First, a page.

NPCL told to review radiation level, security at nuke plants

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New Delhi, Dec 3 (ANI): Union Minister of State for Science and Technology Prithviraj Singh Chavan announced here on Thursday that radiation levels and security measures of all nuclear power stations in the country will be reviewed in the wake of the Kaiga plant sabotage.

Making a statement over the alleged nuclear leakage at the Kaiga Atomic Power plant in the Lok Sabha, Chavan said: "The Nuclear Power Corporation Limited has ordered for the review of radiation levels and security measures of all its plant in the country."

In his statement Chavan clearly ruled out any breach of security on the plant's premises.

"All the plants are functioning normally, there is no harm to the environment or to public health. And strictly, there is no breach of security. It is clearly an act of insiders," he said.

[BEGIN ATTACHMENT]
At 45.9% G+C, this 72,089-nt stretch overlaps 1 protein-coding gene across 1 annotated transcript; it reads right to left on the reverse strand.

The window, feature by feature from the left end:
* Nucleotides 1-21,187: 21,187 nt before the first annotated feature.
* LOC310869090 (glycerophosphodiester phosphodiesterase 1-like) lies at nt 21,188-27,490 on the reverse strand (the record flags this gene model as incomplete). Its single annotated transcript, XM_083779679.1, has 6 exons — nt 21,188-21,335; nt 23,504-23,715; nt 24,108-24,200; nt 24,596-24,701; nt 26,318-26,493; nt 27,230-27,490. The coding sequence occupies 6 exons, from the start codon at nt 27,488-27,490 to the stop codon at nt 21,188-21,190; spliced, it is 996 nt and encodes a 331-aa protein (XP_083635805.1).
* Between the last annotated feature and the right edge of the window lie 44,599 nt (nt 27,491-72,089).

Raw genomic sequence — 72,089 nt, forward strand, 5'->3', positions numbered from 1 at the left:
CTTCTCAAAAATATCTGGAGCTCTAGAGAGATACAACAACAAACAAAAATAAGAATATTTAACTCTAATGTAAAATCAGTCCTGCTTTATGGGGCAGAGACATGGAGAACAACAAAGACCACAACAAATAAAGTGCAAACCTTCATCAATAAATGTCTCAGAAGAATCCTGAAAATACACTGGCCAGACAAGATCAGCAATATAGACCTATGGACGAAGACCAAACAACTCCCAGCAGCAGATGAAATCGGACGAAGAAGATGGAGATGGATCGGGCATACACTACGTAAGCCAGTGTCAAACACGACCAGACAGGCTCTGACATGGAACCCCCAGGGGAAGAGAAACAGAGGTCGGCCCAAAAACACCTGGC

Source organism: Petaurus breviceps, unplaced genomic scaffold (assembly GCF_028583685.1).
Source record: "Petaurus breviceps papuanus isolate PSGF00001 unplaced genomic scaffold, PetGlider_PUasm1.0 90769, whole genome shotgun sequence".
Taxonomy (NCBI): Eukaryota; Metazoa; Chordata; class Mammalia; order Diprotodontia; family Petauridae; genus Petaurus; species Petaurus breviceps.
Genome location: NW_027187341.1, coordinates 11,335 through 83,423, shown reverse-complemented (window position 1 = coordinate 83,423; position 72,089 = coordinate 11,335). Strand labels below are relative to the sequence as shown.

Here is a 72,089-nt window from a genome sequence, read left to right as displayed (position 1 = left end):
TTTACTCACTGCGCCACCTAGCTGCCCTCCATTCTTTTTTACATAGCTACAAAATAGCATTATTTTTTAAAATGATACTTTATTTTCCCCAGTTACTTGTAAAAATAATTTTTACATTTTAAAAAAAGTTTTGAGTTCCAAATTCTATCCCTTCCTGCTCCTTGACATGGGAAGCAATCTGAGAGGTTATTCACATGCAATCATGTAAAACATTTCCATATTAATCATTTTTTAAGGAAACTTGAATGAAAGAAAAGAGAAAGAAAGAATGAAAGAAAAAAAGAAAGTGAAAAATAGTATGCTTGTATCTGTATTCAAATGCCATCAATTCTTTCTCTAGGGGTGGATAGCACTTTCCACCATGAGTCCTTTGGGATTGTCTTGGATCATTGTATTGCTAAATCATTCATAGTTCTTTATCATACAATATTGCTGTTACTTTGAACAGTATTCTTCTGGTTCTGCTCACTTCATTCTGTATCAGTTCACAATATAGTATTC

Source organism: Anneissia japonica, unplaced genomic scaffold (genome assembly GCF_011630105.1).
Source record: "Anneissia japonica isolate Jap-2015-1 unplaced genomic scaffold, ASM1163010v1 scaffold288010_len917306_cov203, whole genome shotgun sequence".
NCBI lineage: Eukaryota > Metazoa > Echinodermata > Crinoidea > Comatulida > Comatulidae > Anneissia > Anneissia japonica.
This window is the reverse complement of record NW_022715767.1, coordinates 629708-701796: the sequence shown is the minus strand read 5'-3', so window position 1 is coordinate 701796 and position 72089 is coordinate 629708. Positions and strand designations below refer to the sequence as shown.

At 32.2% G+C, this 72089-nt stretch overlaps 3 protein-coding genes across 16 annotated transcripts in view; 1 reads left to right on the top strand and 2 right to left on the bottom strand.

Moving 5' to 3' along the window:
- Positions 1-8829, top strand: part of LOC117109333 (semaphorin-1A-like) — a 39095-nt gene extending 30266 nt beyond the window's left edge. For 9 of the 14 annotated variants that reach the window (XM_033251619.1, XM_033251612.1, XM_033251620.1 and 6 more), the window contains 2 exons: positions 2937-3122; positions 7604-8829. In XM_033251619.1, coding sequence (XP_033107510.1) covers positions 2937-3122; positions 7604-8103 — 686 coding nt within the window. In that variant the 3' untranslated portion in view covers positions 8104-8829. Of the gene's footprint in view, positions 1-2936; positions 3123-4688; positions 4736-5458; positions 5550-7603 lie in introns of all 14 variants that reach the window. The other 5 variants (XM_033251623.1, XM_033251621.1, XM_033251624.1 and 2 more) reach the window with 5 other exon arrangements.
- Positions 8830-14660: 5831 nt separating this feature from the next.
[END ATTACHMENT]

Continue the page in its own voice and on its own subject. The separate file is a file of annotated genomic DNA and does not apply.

Chavan also informed the House " The NPCL has constituted a committee headed by its Chief Manager to go into the entire episode. As per the interim report a small unit of tritium has been deliberately included into the water cooler near the service station."

Tritium is a heavier form of hydrogen and is radioactive. Small samples of heavy water are drawn daily from the reactor to check its purity.

"The NPCL has sough the assistance of both the local as well the Central intelligence agencies, the investigators are going through the details of the log books, close circuit television (CCTV) footages and water samples are being examined," he said.

"An FIR has been filed at the Mallapur Police Station" and Chavan said: "A strict action will be taken against the culprits."

He informed the House that the matter came to light during the routine health examination of the plant employees.

Chavan said: "Out of over 800 employees of the plant 92 people showed the presence of tritium in their body, in which only two people showed the radiation limit slightly above the prescribed level of the Atomic Energy Regulatory Board (AERB). No one is hospitalised."

Earlier, a few years ago, in a similar incident at the Tarapur Atomic Energy Plant, an employee was found to have deliberately hidden a tiny bottle containing minute quantities of highly radioactive waste in a chair cushion, three people who later sat on the chair were exposed to low levels of radiation as a result. (ANI)

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